Some Rise, Some Climb, Some Fall to Get to Networkin'
by Mark Gambino, lBM TPF Development

Feedback from my previous newsletter article regarding interesting communications problems indicated that you, our customers, consider information like that to be valuable. Because not all customers run their TPF system at the latest program update tape (PUT) level (shame on you!), requests have been made to continue to provide information about problems being corrected by upcoming PUTs. For this go-around, I will discuss a few items of interest that have come up in recent months. The first topic is likely to affect all large customers sooner or later, while the other two topics might be affecting your TPF system right now without you even realizing it.

Size Is Important
One popular use of the move character long (MVCL) instruction is to initialize a large table in core memory. To accomplish this, the length register of the first operand is set up with the size of the table, and the length register of the second operand is set to O. Since the dawn of computing time, the Systems Network Architecture (SNA) restart code has used an MVCL instruction to initialize network tables like the resource vector table (RVT) and terminal control table (WGTA). As the size of the network grows, so do the SNA core memory tables. If you study the fine print on the workings of the MVCL instruction, you will note that only 3 bytes of the first operand length register contain the actual length of data, which means that the maximum amount of data that can be copied or cleared by a single MVCL instruction is X'FFFFFF' (16 MB minus 1).

If you define more than 104 857 resource vector table (RVT) entries to the TPF system (using the MAXRVT parameter on the SNAKEY macro in CTK2), the size of RVT part 1 (RVT1) becomes greater than 16 MB and problems occur. For example, let us say that MAXRVT=118000. The size of RVT1 will be about 18 MB (X'1201600' to be exact). Because the length is truncated to 3 bytes by MVCL, the actual amount of data cleared is only X'201600', or about 2 MB. To make matters even worse, the SNA restart code counts on the MVCL instruction to position the first operand base register to the end of RVT1 but, in this example, MVCL bumps the base register by only 2 MB. The result is that SNA restart aborts when the first 2 MB of RVT1 are filled in (13526 RVT entries processed).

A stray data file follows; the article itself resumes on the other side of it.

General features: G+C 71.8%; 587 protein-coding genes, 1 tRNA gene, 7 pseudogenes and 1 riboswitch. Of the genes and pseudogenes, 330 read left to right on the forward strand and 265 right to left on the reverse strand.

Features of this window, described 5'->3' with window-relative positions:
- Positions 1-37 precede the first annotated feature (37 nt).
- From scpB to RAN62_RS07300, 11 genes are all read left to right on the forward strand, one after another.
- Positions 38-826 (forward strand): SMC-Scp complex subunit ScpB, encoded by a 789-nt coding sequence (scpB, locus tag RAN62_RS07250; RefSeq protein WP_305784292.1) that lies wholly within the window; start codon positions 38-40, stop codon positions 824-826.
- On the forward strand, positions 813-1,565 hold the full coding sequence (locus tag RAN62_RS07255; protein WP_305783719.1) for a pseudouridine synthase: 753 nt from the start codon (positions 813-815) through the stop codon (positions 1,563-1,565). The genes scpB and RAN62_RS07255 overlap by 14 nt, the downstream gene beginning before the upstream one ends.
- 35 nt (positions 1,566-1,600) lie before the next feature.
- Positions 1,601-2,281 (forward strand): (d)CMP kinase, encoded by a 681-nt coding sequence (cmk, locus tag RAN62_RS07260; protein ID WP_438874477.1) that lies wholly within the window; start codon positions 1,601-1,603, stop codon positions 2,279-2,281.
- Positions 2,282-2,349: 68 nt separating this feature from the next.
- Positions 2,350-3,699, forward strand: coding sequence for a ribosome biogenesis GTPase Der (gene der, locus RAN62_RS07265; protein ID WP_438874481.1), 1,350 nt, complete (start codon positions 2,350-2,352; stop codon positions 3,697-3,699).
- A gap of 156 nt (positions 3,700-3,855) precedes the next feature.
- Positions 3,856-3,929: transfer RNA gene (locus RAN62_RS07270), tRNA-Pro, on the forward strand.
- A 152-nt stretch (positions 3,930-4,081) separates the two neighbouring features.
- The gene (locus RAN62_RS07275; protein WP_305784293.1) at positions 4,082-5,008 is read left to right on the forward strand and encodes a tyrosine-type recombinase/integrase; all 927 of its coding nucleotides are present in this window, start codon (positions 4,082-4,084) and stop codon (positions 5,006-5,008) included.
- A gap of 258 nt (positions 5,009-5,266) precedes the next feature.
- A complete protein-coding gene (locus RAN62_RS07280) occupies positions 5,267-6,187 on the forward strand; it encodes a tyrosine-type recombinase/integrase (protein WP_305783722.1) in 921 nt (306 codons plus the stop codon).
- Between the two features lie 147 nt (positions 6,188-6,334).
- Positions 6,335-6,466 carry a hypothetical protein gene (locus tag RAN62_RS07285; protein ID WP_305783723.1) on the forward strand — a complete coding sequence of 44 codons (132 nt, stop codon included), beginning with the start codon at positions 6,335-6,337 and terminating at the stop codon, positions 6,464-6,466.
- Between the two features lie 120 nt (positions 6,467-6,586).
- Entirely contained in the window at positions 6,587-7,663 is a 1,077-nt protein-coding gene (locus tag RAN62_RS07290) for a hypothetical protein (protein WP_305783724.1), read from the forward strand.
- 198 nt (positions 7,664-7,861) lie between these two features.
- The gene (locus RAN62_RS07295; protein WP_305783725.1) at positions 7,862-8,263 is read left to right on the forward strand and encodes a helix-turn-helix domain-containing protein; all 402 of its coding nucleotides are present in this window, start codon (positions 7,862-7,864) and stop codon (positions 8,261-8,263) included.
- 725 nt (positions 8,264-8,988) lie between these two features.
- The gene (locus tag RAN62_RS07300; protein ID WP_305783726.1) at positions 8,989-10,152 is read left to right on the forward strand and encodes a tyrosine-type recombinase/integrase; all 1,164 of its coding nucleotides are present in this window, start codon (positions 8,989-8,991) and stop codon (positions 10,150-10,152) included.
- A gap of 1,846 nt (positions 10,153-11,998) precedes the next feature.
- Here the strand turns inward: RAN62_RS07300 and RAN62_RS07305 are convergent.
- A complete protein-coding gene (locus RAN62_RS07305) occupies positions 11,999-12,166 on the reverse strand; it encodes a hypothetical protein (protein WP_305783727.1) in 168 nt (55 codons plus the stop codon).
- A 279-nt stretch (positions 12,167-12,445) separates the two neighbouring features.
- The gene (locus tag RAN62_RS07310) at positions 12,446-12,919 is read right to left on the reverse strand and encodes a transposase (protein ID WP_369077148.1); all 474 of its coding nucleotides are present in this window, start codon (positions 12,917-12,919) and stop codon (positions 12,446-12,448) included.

APAR P523240 (on PUT 5) corrects the code that processes SNA tables whose size can be greater than 16MB. APAR P522898 (also on PUT 5) fixes the code that initializes the WGTA. If there are any large user tables in core memory on your TPF system that are approaching or over 16 MB in size, verify that a single MVCL instruction is not used to copy or initialize those tables. (So much for not having to worry about that 16-MB magic number in TPF 4.1 anymore!)

Two Wrongs Don't Make a Right, But Two Rights Make a Wrong (Route)
There are a pair of VTAM APARs that Advanced Peer-to-Peer Networking (APPN) customers need to know about. The first APAR, PTF OW21687, is essential for availability purposes because without it, all active APPN links on your TPF system will break if the TPF system IPLs. The links can be reactivated right away but all LU-LU sessions need to be restarted. The symptoms of the problem are that during SNA restart after the IPL, you will first see message XID300611 indicating that the non-activation exchange identification (XID) was successful. Soon after that, however, you will see message CCIM0089E, indicating that the link failed. On the VTAM side you will see message IST6051, stating that the data in the CONTACTED request is not valid. PTF OW21687, available on VTAM V4R2 and V4R3, corrects the processing of the CONTACTED request and allows the APPN links to remain active across an IPL of the TPF system.

The second item, PTF OW21462, is recommended for all TPF customers who are using APPN. It enhances the route selection algorithm used to calculate the path for an LU-LU session. A composite network node (CNN) is a VTAM system and all of the network control programs (NCPs) (3745s) that it owns. When the path for an LU-LU session traverses a CNN, parallel transmission groups (TGs) or links exist between the TPF system and the CNN, and the VTAM system in that CNN is the network node server (NNS) calculating the session route, the best route is not always chosen. For example, the LU-LU session path might end up being TPF to NCPl,to NCPZ, to the remote LU, even when there is a better route (TPF to NCP2 to the remote LU). PTF OW21462, available on VTAM V4R2 and V4R3, fixes the majority of the CNN routing problems. How it does this is a detailed article in and of itself; therefore, we will not go into the details here.